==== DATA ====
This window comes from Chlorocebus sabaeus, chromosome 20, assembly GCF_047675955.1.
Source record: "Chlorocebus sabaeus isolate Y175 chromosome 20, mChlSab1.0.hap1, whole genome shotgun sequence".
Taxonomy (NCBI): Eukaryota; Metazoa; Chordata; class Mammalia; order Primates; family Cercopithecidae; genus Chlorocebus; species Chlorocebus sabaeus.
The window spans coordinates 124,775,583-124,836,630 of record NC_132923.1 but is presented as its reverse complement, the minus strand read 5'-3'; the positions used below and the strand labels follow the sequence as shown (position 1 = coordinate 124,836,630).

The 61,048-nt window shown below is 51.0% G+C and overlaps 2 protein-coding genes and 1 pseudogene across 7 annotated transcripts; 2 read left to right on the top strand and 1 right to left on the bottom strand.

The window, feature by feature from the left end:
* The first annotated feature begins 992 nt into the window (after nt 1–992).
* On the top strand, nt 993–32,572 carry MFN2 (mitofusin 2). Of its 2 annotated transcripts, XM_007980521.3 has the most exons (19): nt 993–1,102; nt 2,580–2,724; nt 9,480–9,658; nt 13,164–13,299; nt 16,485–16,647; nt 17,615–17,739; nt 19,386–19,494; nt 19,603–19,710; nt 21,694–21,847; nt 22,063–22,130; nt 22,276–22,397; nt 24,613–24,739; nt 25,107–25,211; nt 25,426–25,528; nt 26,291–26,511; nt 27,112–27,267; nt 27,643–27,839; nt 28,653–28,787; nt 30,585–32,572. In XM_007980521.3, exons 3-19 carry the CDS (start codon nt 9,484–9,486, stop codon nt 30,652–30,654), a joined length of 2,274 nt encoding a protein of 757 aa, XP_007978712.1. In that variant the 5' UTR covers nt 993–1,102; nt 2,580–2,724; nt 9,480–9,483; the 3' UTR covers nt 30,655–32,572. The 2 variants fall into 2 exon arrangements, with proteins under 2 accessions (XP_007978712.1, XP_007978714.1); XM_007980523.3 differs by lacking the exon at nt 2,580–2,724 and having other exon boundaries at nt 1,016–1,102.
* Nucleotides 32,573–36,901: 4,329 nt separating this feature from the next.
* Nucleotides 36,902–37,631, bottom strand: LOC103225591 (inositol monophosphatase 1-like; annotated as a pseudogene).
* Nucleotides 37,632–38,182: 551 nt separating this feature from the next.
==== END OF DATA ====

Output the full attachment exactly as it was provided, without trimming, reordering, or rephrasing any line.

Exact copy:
This window comes from Chlorocebus sabaeus, chromosome 20, assembly GCF_047675955.1.
Source record: "Chlorocebus sabaeus isolate Y175 chromosome 20, mChlSab1.0.hap1, whole genome shotgun sequence".
Taxonomy (NCBI): Eukaryota; Metazoa; Chordata; class Mammalia; order Primates; family Cercopithecidae; genus Chlorocebus; species Chlorocebus sabaeus.
The window spans coordinates 124,775,583-124,836,630 of record NC_132923.1 but is presented as its reverse complement, the minus strand read 5'-3'; the positions used below and the strand labels follow the sequence as shown (position 1 = coordinate 124,836,630).

The 61,048-nt window shown below is 51.0% G+C and overlaps 2 protein-coding genes and 1 pseudogene across 7 annotated transcripts; 2 read left to right on the top strand and 1 right to left on the bottom strand.

The window, feature by feature from the left end:
* The first annotated feature begins 992 nt into the window (after nt 1–992).
* On the top strand, nt 993–32,572 carry MFN2 (mitofusin 2). Of its 2 annotated transcripts, XM_007980521.3 has the most exons (19): nt 993–1,102; nt 2,580–2,724; nt 9,480–9,658; nt 13,164–13,299; nt 16,485–16,647; nt 17,615–17,739; nt 19,386–19,494; nt 19,603–19,710; nt 21,694–21,847; nt 22,063–22,130; nt 22,276–22,397; nt 24,613–24,739; nt 25,107–25,211; nt 25,426–25,528; nt 26,291–26,511; nt 27,112–27,267; nt 27,643–27,839; nt 28,653–28,787; nt 30,585–32,572. In XM_007980521.3, exons 3-19 carry the CDS (start codon nt 9,484–9,486, stop codon nt 30,652–30,654), a joined length of 2,274 nt encoding a protein of 757 aa, XP_007978712.1. In that variant the 5' UTR covers nt 993–1,102; nt 2,580–2,724; nt 9,480–9,483; the 3' UTR covers nt 30,655–32,572. The 2 variants fall into 2 exon arrangements, with proteins under 2 accessions (XP_007978712.1, XP_007978714.1); XM_007980523.3 differs by lacking the exon at nt 2,580–2,724 and having other exon boundaries at nt 1,016–1,102.
* Nucleotides 32,573–36,901: 4,329 nt separating this feature from the next.
* Nucleotides 36,902–37,631, bottom strand: LOC103225591 (inositol monophosphatase 1-like; annotated as a pseudogene).
* Nucleotides 37,632–38,182: 551 nt separating this feature from the next.